1 Samuel 13:19 19 Now there was no blacksmith to be found throughout all the land of Israel, for the Philistines said, “Lest the Hebrews make swords or spears.”
YLT 19And an artificer is not found in all the land of Israel, for the Philistines said, `Lest the Hebrews make sword or spear;'
Now there was no smith found throughout all the land of Israel,.... The Philistines, when they ruled over them, having removed them into their own country, and forbid any to learn or exercise that trade in Israel:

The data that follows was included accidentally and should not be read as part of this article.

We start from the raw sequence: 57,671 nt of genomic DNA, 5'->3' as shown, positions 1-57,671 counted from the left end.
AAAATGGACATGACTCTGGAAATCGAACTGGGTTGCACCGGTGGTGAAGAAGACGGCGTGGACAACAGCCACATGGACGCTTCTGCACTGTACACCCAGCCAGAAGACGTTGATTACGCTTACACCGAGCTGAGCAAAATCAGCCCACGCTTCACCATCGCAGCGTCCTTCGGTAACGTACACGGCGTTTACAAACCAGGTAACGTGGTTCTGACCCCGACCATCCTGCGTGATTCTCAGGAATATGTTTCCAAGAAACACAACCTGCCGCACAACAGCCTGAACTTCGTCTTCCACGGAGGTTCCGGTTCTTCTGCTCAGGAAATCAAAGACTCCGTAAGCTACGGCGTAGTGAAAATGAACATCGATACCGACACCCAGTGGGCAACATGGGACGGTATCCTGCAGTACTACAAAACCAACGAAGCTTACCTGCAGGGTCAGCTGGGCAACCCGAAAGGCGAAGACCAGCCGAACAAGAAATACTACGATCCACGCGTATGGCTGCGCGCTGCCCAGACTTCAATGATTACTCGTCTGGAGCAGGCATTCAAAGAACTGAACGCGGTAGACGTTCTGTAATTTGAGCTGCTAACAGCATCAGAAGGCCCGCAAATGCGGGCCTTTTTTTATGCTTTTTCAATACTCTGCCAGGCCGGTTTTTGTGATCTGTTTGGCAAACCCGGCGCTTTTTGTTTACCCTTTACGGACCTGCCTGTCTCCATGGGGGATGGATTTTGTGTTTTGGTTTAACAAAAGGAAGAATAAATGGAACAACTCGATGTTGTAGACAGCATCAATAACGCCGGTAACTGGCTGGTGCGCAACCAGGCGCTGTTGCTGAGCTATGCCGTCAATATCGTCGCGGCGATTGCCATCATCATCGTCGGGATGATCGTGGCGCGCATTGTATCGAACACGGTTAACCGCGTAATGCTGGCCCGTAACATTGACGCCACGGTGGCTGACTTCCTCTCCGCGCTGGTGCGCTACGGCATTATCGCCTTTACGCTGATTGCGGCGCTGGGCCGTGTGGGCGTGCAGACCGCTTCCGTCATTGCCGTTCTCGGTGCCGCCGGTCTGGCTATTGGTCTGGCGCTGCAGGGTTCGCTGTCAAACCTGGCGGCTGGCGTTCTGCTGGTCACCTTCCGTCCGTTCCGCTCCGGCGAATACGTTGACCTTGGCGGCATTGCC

for the Philistines said, lest the Hebrews make swords or spears: this they did to prevent their having arms, and the use of them, that they might not rebel against them, and fight with them, and overcome them; it was a piece of policy to keep them subject to them; so Nebuchadnezzar, when he conquered the Jews and carried them captive, took care particularly to carry away their smiths, and left none but the poorest sort of people in the land, 2 Kings 24:14 and Porsena, king of the Etrusci, when he made a covenant with the Romans, upon the expulsion of their kings, made this a condition of peace with them, that they should use no iron but in husbandryF8Plin. Nat. Hist. l. 34. c. 14. . When this course was taken by the Philistines with the Israelites, and how long it had continued is not certain; it is probable it might be in the space of forty years they ruled over Israel, in which Samson was born, for we never read of any sword or spear that he made use of; and though there were two battles in the times of Eli, in both which Israel were beaten, they might make use only of bows and arrows, slings, and stones, clubs, &c, as also in the battle of Saul with the Ammonites; and as for the defeat of the Philistines in the time of Samuel, it was by thunder; and though the Philistines were then subdued, yet, as Samuel grew old, they regained their power in a good measure, and the Israelites had not spirit enough to oppose them, nor diligence and industry to learn and revive the trade of smiths among them; not even for what was necessary to husbandry, as the following verse shows.